It is time now for a review of Starbucks store #13418 in Austin, Texas. This store is a LEED Certified Starbucks. By the way, this store visit was a "scheduled" store visit, meaning that the store had advance notice (nearly one week before my arrival) of my exact day and time of arrival, and knew that I was arriving to write a blog article about this store. As might be obvious, I picked this store because of its LEED Certification. This was strange. First, allow me to describe below, what this store visit felt like from a customer perspective:
A guest (who will be referred to as "John Doe") and I were excited to visit a LEED Certified home of a friend in Texas. They know we're coming. We parked the car. The lights were on. The doors were unlocked. We go inside. I asked questions to the two people inside the home. They don't know anything.
"I"m sorry we don't live here. We can't answer any questions about this house. I'm a house sitter." Said the occupant wearing a green apron.
"Don't a lot of people actually co-own this house?" asked Melody.
"They are all gone. There is no one here but the house sitters."
They knew we were coming. I feel confused. "Nobody is here but house sitters?"
The green apron house sitter reiterated that the owners were gone.
"They've all left together. The WHOLE group of them. They were going to event. We can't answer any questions. We don't know anything. We are just working house sitting this big house."
We sat in the living room for about forty minutes. Finally a third person in a green apron arrived, but he is another house sitter. We leave.
The lights are still on.
The doors are still unlocked.
Now let me tell you what actually did happen:
I arrived at exactly the scheduled time with "John Doe." The store should have known we were coming. John wanted to ask questions about what it is like to work in a LEED Certified Starbucks.
Here is the address:
Starbucks store 13418 1201 Barbara Jordan Blvd. Austin, TX 78723 (512) 391-1801
This store appeared to have no idea we were coming. Two partners were working. Although it was warm out, this store had a lot of air conditioning going. I decided to order the bold coffee offering. The register barista stated to me, word for word, in the afternoon we have, "Pike, Pike, and more Pike." Finally, after a few minutes of conversation, he offered a pour over. It was clear this option did not excite him. I asked what the pour over was for today. The register partner ("Josh" I think) stated, "I don't know. I just know it is bold." I pushed, trying to figure out what it might be. He insisted, "I have no idea!" The register partner explained that he and the bar barista were both borrowed partners. They were not there when the coffee was ground and so they had no idea, they just knew it was bold. I ordered the "bold" in a for-here cup.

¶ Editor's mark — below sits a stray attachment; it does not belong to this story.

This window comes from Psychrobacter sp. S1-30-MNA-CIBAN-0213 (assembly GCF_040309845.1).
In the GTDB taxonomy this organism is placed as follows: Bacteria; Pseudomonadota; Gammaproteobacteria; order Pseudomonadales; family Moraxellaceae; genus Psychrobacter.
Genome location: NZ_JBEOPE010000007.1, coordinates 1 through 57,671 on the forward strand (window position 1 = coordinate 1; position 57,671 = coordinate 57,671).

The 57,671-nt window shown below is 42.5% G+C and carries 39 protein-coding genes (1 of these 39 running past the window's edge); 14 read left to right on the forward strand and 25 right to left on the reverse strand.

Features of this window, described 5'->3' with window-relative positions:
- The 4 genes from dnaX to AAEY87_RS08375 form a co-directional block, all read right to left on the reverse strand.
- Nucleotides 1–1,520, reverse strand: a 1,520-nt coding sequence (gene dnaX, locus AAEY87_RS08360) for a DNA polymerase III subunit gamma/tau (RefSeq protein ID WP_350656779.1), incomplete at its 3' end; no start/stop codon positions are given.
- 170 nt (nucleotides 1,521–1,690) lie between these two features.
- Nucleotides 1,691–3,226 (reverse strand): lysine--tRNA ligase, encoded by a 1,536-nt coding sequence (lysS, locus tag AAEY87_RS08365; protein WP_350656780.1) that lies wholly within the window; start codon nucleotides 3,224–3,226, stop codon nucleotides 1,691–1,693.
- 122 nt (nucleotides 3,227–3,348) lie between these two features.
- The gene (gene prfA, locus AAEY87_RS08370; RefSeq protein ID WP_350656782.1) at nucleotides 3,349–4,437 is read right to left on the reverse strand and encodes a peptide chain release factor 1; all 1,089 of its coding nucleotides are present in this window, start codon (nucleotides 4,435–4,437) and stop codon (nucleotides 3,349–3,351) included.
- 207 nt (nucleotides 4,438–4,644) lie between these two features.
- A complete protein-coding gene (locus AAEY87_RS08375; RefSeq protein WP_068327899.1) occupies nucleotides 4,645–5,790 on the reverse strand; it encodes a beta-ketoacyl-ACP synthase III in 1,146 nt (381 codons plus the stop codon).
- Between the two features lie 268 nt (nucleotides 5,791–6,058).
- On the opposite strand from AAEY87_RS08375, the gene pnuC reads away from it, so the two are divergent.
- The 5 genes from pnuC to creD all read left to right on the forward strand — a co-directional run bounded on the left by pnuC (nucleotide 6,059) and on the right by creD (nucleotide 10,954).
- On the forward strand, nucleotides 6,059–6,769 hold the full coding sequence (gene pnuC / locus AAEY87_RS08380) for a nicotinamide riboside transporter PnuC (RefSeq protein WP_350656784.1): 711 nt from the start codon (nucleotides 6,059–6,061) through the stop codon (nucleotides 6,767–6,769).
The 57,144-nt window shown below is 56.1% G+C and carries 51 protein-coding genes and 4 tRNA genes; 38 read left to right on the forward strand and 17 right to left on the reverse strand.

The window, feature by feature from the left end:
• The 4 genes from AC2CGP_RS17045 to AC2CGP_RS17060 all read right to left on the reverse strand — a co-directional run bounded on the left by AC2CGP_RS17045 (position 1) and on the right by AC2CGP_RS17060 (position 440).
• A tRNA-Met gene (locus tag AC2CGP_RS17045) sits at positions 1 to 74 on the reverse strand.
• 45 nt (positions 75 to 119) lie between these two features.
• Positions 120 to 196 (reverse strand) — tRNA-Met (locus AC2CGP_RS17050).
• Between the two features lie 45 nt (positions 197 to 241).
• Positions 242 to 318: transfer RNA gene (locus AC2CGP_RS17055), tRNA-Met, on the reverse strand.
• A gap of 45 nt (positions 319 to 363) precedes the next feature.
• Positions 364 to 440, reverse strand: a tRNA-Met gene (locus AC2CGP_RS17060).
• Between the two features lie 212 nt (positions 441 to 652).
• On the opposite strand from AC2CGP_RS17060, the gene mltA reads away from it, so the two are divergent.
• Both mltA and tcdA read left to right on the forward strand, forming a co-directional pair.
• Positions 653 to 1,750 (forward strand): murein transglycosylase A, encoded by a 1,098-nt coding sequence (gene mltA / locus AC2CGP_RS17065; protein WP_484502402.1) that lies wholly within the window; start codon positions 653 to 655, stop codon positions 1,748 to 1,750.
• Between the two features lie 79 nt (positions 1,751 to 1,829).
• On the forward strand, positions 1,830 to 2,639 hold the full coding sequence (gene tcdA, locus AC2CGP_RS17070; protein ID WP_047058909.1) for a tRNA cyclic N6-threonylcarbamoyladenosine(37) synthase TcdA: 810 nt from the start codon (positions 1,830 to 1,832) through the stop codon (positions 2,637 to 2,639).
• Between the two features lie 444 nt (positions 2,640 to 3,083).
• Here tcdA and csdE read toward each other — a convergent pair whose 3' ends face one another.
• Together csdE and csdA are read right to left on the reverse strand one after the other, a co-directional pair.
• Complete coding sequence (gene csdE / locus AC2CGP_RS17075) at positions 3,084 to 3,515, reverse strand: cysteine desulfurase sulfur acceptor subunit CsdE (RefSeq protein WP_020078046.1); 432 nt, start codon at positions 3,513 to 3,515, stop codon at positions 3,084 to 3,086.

My friend and I sat at the counter near the Mastrena, waiting on my coffee. The bar barista handed me a cup of coffee with visible grounds along the inner sides of the cup. I quickly pointed that out, and he immediately offered to remake the cup of coffee.
My friend and I spent about thirty to forty sitting at the counter. Almost this entire time, the two partners behind the bar were trapped there, because the store had just two partners.
A friend and I continued to wait for the coffee. We made small talk with the bar barista and learned that the entire store was full of borrowed partners, including the third person who would be arriving soon.
The conversation with the bar barista went something like this:
"Do you know anything about this store?" (I had been asking about some unusual design features.)
"I don't know anything. We are both borrowed partners."
John and I inquired further, "There is no one here who actually works in this store?"
"No the WHOLE store left together. They wanted to go to a rollerderby event."
"Rollerderby?" I had this idiotic expression on my face just processing this information. The WHOLE store was out together. I had never really thought about this happening.
Clearly the bar barista saw my expression of confusion. "Do you know what rollerderby is? They are at the Austin Rollerderby" he said.
Even the person I was with appeared confused and had to say it back to him. "So the WHOLE store all went together to the rollerderby and left this store with all borrowed partners?"
I looked around. I took some photos. I asked no more questions about the store because there was no one to ask. About ten minutes before John Doe and I left, a third partner arrived. The lobby got its first attention during the time we were there. You can see the third partner in one of my pictures. He is the young person in the white baseball cap, with his back to the camera.
As we were leaving, I asked the bar barista his name. He said his name was "Roland." I introduced myself as "Melody." There was not a single hint of recognition in his face when hearing that name.
Strange. I can't really imagine leaving my store, and not even telling the covering partners that a guest from Seattle was coming to write an article about the only LEED Certified Starbucks in Texas.
In short, I have zero sense of what this store might normally be like. I met the house sitters.
Here are the photos: